USF Launches 2009 Season Under The Big East Radar

Tom EdringtonSenior Writer IAugust 7, 2009

TAMPA, FL - NOVEMBER 17: Coach Jim Leavitt of the University of South Florida Bulls reacts to a play against the Louisville Cardinals at Raymond James Stadium on November 17, 2007 in Tampa, Florida.  South Florida won 55-17.  (Photo by Al Messerschmidt/Getty Images)

Jim Leavitt of the University of South Florida is the highest-paid football coach in the Big East. His conference record entering the 2009 season is 14-14. His team has been a favorite to win the conference title the past two seasons but this year the program's perception around the country has changed.

To its hardcore fans and faithful followers, the University of South Florida is the "Little Engine That Could." It is a relatively young program, built by one coach who keeps telling the story of a team built out of trailers and no facilities.

The story is becoming a bit old and the 2009 season for the USF brings an opportunity to show its pride and progress without the previous expectations.

Pittsburgh is the clear preseason favorite to win the Big East title and claim the BCS Bowl berth that goes with it. USF was voted a distant fourth in that poll behind achievers West Virginia and Cincinnati, the 2008 Big East champ.

USF is flying under the radar despite the presence of the two most famous faces among Big East players—quarterback Matt Grothe and defensive end George Selvie.

Grothe and Selvie set the pace Thursday as the Bulls opened their summer training camp. They need a sense of urgency. Their season starts in 29 days albeit against a far less talented opponent. Wofford will provide the competition in the team's home opener at Raymond James Stadium on Sept. 5.

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The next 29 days will begin to provide answers to a team that has a lot of questions surrounding it.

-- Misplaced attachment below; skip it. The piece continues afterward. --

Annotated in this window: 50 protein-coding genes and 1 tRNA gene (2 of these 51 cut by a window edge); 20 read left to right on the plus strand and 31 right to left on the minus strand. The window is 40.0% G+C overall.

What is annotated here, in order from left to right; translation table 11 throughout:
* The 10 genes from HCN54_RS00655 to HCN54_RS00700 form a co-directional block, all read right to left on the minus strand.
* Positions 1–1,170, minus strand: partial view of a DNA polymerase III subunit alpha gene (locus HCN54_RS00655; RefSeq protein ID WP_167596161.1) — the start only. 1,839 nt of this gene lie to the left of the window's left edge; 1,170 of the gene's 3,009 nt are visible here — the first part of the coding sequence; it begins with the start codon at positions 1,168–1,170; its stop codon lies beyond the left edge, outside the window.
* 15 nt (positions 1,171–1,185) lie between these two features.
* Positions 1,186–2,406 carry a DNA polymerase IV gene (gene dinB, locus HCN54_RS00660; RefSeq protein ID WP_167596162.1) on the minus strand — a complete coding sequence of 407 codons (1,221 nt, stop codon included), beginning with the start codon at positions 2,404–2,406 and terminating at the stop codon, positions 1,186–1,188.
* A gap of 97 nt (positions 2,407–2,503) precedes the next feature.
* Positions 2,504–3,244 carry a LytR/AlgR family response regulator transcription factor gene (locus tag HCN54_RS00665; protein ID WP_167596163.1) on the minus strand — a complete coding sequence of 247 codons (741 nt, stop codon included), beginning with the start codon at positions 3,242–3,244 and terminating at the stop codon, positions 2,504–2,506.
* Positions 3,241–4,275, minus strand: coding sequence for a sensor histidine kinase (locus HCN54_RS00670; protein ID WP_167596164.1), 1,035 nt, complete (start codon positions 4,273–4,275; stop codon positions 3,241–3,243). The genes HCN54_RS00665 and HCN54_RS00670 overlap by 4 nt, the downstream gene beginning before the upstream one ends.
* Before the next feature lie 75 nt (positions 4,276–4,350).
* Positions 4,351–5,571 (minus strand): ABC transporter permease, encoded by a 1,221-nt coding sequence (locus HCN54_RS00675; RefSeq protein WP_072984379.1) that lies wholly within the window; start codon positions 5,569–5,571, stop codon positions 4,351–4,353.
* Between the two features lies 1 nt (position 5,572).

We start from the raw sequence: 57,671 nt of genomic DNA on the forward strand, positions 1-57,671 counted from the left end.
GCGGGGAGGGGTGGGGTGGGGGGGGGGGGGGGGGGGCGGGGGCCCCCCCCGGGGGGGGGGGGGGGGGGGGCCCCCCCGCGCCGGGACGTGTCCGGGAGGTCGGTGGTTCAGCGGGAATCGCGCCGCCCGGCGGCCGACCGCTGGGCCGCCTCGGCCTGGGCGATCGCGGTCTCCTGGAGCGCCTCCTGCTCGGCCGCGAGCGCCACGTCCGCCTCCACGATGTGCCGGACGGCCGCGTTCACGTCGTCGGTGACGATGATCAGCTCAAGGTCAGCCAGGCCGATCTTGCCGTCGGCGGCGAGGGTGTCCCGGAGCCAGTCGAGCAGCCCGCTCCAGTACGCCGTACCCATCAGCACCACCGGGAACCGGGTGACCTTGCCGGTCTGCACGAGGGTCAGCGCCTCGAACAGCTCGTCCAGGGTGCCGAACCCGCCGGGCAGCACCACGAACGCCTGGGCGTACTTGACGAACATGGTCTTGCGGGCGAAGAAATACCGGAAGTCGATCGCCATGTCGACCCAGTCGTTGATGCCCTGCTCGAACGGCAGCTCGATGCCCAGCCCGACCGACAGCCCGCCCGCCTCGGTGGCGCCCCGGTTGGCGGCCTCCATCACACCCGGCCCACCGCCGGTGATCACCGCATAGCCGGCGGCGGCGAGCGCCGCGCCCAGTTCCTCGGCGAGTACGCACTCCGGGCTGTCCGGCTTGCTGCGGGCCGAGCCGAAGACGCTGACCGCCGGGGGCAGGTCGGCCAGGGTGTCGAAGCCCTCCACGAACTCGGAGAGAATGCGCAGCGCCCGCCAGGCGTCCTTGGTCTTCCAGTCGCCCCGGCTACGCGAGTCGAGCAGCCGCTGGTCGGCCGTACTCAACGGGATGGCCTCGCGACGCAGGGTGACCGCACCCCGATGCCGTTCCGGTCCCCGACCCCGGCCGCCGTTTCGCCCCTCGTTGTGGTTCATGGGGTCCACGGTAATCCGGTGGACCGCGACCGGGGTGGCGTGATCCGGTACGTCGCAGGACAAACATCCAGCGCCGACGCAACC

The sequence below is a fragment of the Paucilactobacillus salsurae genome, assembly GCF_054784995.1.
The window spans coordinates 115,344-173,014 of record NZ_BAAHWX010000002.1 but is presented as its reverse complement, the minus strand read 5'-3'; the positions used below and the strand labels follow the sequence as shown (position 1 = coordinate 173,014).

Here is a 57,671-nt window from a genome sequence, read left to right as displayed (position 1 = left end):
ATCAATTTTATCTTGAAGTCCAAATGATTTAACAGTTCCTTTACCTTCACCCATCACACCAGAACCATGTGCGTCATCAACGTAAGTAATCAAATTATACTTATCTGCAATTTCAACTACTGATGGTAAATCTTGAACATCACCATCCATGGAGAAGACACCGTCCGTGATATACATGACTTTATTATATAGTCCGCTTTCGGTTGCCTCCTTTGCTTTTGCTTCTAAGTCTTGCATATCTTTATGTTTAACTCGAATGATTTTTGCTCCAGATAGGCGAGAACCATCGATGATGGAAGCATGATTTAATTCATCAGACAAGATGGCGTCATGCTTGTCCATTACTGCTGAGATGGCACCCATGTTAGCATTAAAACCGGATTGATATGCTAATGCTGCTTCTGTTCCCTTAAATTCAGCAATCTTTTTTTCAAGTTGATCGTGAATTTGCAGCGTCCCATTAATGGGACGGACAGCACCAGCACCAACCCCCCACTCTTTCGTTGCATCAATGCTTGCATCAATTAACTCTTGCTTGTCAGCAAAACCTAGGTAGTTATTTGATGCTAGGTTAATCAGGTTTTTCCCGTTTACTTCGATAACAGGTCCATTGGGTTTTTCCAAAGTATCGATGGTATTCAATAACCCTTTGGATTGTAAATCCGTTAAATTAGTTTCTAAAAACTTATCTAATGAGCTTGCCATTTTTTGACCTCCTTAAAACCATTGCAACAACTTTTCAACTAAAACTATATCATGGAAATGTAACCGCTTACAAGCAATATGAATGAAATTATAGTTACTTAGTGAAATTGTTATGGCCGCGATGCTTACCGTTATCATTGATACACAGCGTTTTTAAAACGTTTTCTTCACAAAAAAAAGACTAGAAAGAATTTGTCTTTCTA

Leavitt has two new major coordinators. Mike Canales replaced Greg Gregory as the man in charge of the offense and former Cincinnati defensive coordinator Joe Tresey takes on the position vacated by the venerable Wally Burnham, who left USF for Iowa State.

Tresey and Canales wasted no time Thursday in getting the "attention" of their players. You could hear their voices carry across the practice fields.

There are no questions regarding leadership. Grothe, Selvie, linebacker Kion Wilson and safety Nate Allen can handle that task.

Question marks surrounding the team are on the offense line and the defensive secondary. Leavitt lost four seniors on the o-line and the corner backs last season were dreadful at best.

This team has a gang of newcomers, freshmen and junior college transfers, who will play prominent roles if this team is to succeed.

Freshman Lindsey Lamar got Leavitt's and Grothe's attention and anyone else who watched his foot speed during the first practice. Lamar was a track star at Hillsborough High in Tampa after football season.

There is more speed among the freshmen with defensive back Kayvon Webster, the name Leavitt chanted over and over on signing day last April.

Still, it is Grothe, considered by some to be the "poor man's Tim Tebow," who is making Tebow-like promises.

Last year the team started 5-0 and finished 2-5 over its final seven games.

"It's going to be different because I'm going to make it different," Grothe told the Big East media members this week. ""It's my last year. I can't settle for anything less than first (Big East)."

Likewise, Selvie knows he has to perform better after under-achieving last season, partially due to a nagging high ankle sprain.

"There's a lot riding on this season," Selvie said matter-of-factly.

Indeed there is.

After three "exhibition" games against Wofford (Sept. 5), at Western Kentucky (Sept. 12) and Charleston Southern (Sept. 19), the Bulls will find out what they're made of when they bus to Tallahassee and take on Florida State a former national champion and traditional powerhouse September 26.

That  game will set the stage for the "make or break" month of October as far as their Big East hopes are concerned. In October, the Bulls face Syracuse and Cincinnati at home, travel to Pitt then are home again against West Virginia.

By then, their hopes will soar or their worst fears will be realized.

In addition to the Florida State game, the Bulls also get to measure themselves against a former national champion and instate rival, Miami, on Nov.26 at home.

The countdown has started.

Twenty-nine days.

High hopes. Lower expectations, as far as national observers go. No expectations as far as the preseason polls go.

As it has been in the past, USF is a team with talent and potential.

But without wins and that elusive Big East title, talent and potential rank right up there with ifs and buts.

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